Q1. How to convert M/10 oxalic acid solution into N/10 oxalic acid solution?
Answer. To make the conversion add an equal volume of water so that the solution converted to N/10.
Q2. What is the formula and basicity of oxalic acid?
Answer. The formula for oxalic acid is (COOH)2.2H2O. The basicity of oxalic acid is 2 means it is a dibasic acid.
Q3. In this titration of KMnO4 vs oxalic acid, what is the indicator used?
Answer. Potassium permanganate itself is purple in colour and acts as a self indicator.
Q4. What is meant by redox titration?
Answer. In redox titrations, both oxidation and reduction reactions take place simultaneously. During titration, one will get oxidised at the same time the other reactant will get reduced also called a redox reaction
Q5. What specific name is given to the permanganate titrations?
Answer. Permanganometric titrations are redox titrations that involve potassium permanganate.
Q6. Which indicator is used in the permanganate titration?
Answer. No indicator is used. This is because KMnO4 acts as a self-indicator.
Q7. Why isn’t an indicator used in permanganometry?
Answer. An indicator is not required for titration of colourless or slightly coloured solutions because 0.01 mL of 0.02M potassium permanganate imparts a pale-pink colour to 100 mL of water.
Q8. In KMnO4 titrations, what is the endpoint?
Answer. From colourless to a constant light pink.
Q9. In KMnO4 titrations, a brown ppt. is occasionally observed. Why is this so?
Answer. It is due to a lack of dilution of sulphuric acid. The incomplete oxidation of KMnO4 results in the formation of brown-coloured ppt. (MnO2.H20).
Q10. Why is a burette with pinch-cock regulator not used for the permanganate titration?
Answer. This is because KMnO4 corrodes rubber.
Q11. Why do we heat oxalic acid solution containing sulphuric acid up to 50–60°C in the permanganate titration?
Answer. This is done because the reaction between oxalic acid and potassium permanganate in an acidic medium is extremely slow at normal temperature, heating to 50 – 60°C keeps oxalic acid in a decomposed state to facilitate better interaction between oxalate and potassium permanganate.
Q12. What happens when KMnO4 reacts with oxalic acid?
Answer. The reaction between oxalic acid and potassium permanganate is a redox reaction that takes place in the presence of sulphuric acid and heat, making it endothermic. Potassium permanganate and sulfuric acid produce oxygen, which reacts with oxalic acid to produce carbon dioxide and water.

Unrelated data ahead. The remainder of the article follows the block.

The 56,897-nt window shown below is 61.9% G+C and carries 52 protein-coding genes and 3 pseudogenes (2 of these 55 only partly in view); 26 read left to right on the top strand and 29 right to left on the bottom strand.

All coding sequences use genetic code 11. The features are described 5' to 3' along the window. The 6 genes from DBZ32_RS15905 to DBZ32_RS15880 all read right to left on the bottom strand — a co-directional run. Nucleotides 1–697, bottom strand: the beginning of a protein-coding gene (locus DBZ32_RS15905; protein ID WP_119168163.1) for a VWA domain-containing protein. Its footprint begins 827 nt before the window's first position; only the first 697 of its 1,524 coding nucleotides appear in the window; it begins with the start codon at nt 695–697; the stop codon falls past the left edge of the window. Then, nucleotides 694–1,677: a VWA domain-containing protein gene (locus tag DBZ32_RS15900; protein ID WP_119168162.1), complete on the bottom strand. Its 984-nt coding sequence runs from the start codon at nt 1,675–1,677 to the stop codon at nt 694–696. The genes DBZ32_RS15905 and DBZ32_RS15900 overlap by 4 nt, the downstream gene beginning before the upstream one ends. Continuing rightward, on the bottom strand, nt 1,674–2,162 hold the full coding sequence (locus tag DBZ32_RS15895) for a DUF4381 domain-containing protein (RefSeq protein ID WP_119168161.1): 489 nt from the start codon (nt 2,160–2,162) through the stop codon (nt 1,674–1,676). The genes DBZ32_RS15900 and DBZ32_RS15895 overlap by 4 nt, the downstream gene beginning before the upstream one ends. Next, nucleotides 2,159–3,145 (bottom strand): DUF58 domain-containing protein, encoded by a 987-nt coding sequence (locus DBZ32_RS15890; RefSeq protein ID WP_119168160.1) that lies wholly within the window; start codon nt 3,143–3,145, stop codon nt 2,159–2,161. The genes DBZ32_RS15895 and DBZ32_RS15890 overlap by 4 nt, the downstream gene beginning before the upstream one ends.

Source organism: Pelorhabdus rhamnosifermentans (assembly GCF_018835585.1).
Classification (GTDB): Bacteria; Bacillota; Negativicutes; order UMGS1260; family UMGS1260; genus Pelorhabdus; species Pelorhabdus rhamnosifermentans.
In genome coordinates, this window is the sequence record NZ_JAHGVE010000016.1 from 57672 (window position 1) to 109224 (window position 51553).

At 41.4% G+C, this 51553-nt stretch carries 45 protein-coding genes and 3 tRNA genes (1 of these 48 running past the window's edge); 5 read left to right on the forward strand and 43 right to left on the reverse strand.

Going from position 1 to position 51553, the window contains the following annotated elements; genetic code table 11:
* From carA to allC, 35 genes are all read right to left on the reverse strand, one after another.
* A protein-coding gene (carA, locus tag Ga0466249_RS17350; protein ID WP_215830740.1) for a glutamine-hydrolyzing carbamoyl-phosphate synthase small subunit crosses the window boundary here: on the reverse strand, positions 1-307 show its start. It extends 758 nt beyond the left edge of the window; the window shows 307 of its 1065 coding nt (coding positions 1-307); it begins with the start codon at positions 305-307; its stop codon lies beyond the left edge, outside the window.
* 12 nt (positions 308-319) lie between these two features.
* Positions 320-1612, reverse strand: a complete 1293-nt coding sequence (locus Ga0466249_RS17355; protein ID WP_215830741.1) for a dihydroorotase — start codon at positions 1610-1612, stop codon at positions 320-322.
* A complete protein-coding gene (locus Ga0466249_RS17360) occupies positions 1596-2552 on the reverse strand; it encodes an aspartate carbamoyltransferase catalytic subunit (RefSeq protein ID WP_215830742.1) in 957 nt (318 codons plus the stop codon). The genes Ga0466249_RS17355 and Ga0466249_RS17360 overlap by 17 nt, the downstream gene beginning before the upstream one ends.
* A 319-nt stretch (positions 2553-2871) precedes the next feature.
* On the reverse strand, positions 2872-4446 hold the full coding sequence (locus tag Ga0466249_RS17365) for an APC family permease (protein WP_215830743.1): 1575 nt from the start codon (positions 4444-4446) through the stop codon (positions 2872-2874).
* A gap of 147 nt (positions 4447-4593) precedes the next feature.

Q13. How does a self indicator work?
Answer. The Self Indication is essentially a chemical product that, in conjunction with self-participation in the reaction, marks the endpoint of titration or other reaction. However, in order to suggest colour change, certain markers, such as litmus, do not modify their own chemical composition.
Q14. Why in the redox titration of KMnO4 vs oxalic acid do we heat oxalic acid solution before starting the titration?
Answer. We heat oxalic acid solution because it is a slow process without heating because a reaction requires more energy than the activation energy. To increase the energy, the temperature must be raised, which can only be accomplished by heating the oxalic acid solution.
Q15. What is the molarity of the KMnO4 solution?
Answer. The strength and molarity of the given KMnO4 solution are determined to be 2/y x 31.6 g/l and N/5 moles/litre, respectively.
Q16. How can the concentration of a KMnO4 solution be determined?
Answer. Moles of solute/volume of solution = Concentration
Q17. What is titration?
Answer. Titration is the process of adding one solution from the burette to another in the conical flask in order to complete the chemical reaction.
Q18. What is the endpoint?
Answer. The endpoint of the titration is the point during titration when the reaction is nearly complete. It is also called the equivalence point or stoichiometric point.
Q19. Why should a titration flask not be rinsed?
Answer. This is due to the fact that some liquid will remain stuck to the titration flask during rinsing, causing the pipetted volume taken in the titration flask to increase.
Q20. Why must the burette and pipette be rinsed with the solution with which they are filled?
Answer. The burette and pipette are rinsed with the solution with which they are filled to remove any water that has accumulated on their sides, which would otherwise reduce the cone of the solutions to be taken in them.
Q21. Why is it customary to read the lower meniscus in colourless and transparent solutions and the upper meniscus in highly coloured solutions?
Answer. This is because it is easier to read the lower meniscus in colourless solutions and the upper meniscus in coloured solutions. In the presence of coloured solutions, the lower meniscus is not clearly visible.
Q22. What are the precautions that should be taken while performing the experiment?
Answer. Some precautions that should be taken while performing the experiment are as follows-
- Clean all the apparatus with distilled water before starting the experiment and then rise with the solution to be taken in them.
- Potassium permanganate is dark in colour, so always read the upper meniscus.
- Use dilute sulfuric acid for acidifying the potassium permanganate.
- Take accurate readings once it reaches the endpoint and don’t go with average readings.
- Use antiparallex card or autoparallex card while taking the burette readings.
- Do not use a rubber cork burette as it is can be attacked by KMnO4.
- The strength of the unknown solution should be taken up to two decimal places only.
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